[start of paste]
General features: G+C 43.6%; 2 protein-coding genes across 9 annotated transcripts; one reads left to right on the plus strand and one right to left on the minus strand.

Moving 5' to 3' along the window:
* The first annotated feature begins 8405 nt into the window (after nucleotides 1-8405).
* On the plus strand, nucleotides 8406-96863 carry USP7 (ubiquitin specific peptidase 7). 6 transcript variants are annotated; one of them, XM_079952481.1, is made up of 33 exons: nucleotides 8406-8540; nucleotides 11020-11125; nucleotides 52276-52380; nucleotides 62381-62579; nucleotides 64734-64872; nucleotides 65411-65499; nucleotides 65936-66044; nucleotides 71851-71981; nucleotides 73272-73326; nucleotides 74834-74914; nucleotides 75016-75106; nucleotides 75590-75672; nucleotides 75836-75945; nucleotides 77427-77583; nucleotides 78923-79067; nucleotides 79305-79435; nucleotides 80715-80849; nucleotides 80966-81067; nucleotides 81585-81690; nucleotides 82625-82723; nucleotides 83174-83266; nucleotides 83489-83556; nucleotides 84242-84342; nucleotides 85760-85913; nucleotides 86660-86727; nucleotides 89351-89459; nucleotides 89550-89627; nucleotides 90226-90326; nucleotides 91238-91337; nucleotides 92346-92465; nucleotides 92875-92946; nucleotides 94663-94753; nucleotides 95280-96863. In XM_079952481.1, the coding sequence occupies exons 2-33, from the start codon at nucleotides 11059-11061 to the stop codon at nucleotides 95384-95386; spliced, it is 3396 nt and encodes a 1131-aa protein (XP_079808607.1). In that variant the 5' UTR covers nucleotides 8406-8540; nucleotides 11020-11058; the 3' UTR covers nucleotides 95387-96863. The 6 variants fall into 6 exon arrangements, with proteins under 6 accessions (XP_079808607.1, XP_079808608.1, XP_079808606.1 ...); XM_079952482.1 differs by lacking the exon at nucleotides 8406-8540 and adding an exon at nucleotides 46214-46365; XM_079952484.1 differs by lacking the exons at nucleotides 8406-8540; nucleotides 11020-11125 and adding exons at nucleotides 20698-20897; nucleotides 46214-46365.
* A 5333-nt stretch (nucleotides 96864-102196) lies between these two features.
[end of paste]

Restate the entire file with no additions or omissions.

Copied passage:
General features: G+C 43.6%; 2 protein-coding genes across 9 annotated transcripts; one reads left to right on the plus strand and one right to left on the minus strand.

Moving 5' to 3' along the window:
* The first annotated feature begins 8405 nt into the window (after nucleotides 1-8405).
* On the plus strand, nucleotides 8406-96863 carry USP7 (ubiquitin specific peptidase 7). 6 transcript variants are annotated; one of them, XM_079952481.1, is made up of 33 exons: nucleotides 8406-8540; nucleotides 11020-11125; nucleotides 52276-52380; nucleotides 62381-62579; nucleotides 64734-64872; nucleotides 65411-65499; nucleotides 65936-66044; nucleotides 71851-71981; nucleotides 73272-73326; nucleotides 74834-74914; nucleotides 75016-75106; nucleotides 75590-75672; nucleotides 75836-75945; nucleotides 77427-77583; nucleotides 78923-79067; nucleotides 79305-79435; nucleotides 80715-80849; nucleotides 80966-81067; nucleotides 81585-81690; nucleotides 82625-82723; nucleotides 83174-83266; nucleotides 83489-83556; nucleotides 84242-84342; nucleotides 85760-85913; nucleotides 86660-86727; nucleotides 89351-89459; nucleotides 89550-89627; nucleotides 90226-90326; nucleotides 91238-91337; nucleotides 92346-92465; nucleotides 92875-92946; nucleotides 94663-94753; nucleotides 95280-96863. In XM_079952481.1, the coding sequence occupies exons 2-33, from the start codon at nucleotides 11059-11061 to the stop codon at nucleotides 95384-95386; spliced, it is 3396 nt and encodes a 1131-aa protein (XP_079808607.1). In that variant the 5' UTR covers nucleotides 8406-8540; nucleotides 11020-11058; the 3' UTR covers nucleotides 95387-96863. The 6 variants fall into 6 exon arrangements, with proteins under 6 accessions (XP_079808607.1, XP_079808608.1, XP_079808606.1 ...); XM_079952482.1 differs by lacking the exon at nucleotides 8406-8540 and adding an exon at nucleotides 46214-46365; XM_079952484.1 differs by lacking the exons at nucleotides 8406-8540; nucleotides 11020-11125 and adding exons at nucleotides 20698-20897; nucleotides 46214-46365.
* A 5333-nt stretch (nucleotides 96864-102196) lies between these two features.